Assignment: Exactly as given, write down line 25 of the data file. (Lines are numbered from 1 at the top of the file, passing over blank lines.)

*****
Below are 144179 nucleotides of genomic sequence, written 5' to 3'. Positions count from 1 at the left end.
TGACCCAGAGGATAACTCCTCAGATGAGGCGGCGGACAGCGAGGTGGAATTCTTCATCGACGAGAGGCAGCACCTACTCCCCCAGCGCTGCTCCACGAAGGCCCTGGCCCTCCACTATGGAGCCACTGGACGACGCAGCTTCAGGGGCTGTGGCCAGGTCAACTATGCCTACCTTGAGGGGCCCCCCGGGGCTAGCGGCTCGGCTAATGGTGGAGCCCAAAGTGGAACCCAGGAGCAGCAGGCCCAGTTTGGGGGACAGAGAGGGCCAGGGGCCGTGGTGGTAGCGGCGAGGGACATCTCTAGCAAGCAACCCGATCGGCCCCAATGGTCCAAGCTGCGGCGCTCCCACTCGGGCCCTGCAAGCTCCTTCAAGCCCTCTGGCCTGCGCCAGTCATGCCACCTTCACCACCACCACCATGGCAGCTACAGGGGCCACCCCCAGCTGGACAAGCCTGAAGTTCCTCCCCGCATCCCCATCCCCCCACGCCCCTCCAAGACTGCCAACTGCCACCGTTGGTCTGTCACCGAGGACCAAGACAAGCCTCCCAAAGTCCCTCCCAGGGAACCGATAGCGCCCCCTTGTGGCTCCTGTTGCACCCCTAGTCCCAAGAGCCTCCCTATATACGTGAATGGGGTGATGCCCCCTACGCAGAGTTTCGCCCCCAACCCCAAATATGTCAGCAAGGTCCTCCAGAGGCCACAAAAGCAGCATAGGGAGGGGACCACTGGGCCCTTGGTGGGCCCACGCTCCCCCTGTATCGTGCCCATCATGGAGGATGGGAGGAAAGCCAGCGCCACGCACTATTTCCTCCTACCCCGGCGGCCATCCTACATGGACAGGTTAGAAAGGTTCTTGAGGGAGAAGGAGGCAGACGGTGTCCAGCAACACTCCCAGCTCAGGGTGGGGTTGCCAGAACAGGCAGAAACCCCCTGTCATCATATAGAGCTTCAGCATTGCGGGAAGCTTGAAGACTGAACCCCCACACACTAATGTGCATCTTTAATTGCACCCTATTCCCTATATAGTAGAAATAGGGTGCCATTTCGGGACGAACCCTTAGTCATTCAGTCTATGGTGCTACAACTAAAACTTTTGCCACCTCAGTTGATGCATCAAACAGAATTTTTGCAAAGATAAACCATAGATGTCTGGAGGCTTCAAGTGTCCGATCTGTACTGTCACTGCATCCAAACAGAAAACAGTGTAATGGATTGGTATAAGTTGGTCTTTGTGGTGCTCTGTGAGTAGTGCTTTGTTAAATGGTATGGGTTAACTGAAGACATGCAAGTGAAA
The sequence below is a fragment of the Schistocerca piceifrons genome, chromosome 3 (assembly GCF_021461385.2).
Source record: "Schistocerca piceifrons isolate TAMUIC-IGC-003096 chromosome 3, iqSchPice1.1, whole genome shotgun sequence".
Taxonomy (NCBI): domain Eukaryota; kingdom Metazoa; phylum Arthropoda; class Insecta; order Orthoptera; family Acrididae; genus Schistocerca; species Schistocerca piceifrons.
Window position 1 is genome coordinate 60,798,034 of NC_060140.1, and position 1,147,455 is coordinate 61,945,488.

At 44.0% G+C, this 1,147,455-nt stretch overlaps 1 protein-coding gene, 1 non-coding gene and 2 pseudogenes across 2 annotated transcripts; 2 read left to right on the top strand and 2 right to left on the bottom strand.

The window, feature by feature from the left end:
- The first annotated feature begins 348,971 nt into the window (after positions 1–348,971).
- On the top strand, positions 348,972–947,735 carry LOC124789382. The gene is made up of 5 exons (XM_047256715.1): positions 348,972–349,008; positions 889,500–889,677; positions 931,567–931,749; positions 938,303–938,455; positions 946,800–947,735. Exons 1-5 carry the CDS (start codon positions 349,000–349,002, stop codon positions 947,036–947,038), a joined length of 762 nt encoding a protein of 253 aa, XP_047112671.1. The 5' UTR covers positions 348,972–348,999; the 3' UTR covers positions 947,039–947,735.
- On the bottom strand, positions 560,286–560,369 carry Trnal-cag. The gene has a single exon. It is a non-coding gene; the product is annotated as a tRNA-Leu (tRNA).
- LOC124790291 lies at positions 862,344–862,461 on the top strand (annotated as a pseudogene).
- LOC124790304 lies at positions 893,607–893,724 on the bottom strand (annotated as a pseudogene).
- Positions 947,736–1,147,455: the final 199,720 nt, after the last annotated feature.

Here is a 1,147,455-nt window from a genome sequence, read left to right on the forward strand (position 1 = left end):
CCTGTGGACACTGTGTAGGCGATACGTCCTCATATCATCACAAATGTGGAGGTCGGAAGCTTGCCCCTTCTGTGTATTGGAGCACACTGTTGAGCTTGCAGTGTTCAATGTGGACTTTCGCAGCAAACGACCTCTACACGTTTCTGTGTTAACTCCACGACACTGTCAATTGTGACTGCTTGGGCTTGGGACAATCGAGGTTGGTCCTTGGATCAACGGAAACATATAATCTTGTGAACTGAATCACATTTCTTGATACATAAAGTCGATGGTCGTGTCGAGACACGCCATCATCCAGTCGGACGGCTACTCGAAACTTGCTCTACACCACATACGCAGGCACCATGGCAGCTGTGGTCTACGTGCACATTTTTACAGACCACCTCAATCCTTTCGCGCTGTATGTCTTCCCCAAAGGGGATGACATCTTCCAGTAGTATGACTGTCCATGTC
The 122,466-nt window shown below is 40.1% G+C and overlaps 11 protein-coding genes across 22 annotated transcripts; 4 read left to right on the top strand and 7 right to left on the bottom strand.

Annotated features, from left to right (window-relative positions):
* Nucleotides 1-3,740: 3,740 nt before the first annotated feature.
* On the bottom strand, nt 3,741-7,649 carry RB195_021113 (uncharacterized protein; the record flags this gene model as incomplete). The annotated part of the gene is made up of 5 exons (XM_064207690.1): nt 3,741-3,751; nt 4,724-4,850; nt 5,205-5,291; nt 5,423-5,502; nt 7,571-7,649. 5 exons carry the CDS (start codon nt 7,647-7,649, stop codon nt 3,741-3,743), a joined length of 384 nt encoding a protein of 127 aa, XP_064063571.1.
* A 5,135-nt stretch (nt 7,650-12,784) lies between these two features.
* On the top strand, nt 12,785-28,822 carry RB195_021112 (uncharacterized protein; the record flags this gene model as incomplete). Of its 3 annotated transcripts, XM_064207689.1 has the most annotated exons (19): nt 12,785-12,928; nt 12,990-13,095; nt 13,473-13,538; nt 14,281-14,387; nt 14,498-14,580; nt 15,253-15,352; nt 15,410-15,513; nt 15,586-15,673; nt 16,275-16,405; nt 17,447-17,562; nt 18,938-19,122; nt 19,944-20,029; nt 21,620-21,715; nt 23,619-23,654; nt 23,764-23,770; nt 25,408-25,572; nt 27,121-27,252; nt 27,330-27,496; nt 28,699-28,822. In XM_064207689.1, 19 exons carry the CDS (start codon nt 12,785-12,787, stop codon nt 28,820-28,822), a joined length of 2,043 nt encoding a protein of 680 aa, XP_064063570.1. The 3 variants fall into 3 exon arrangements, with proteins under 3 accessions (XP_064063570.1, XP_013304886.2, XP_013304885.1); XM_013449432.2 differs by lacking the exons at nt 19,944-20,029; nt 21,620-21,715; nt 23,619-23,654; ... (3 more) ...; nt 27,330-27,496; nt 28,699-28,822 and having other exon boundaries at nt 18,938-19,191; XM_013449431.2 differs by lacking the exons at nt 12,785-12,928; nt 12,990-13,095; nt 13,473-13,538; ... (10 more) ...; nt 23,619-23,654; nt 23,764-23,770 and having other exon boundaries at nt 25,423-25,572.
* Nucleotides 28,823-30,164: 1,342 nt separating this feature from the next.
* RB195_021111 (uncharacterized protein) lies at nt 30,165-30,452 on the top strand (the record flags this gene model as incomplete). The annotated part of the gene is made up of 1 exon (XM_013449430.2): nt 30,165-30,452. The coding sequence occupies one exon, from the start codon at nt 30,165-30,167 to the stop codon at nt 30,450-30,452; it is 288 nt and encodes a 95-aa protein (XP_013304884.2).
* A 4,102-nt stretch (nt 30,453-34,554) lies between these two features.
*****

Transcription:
* A 4,102-nt stretch (nt 30,453-34,554) lies between these two features.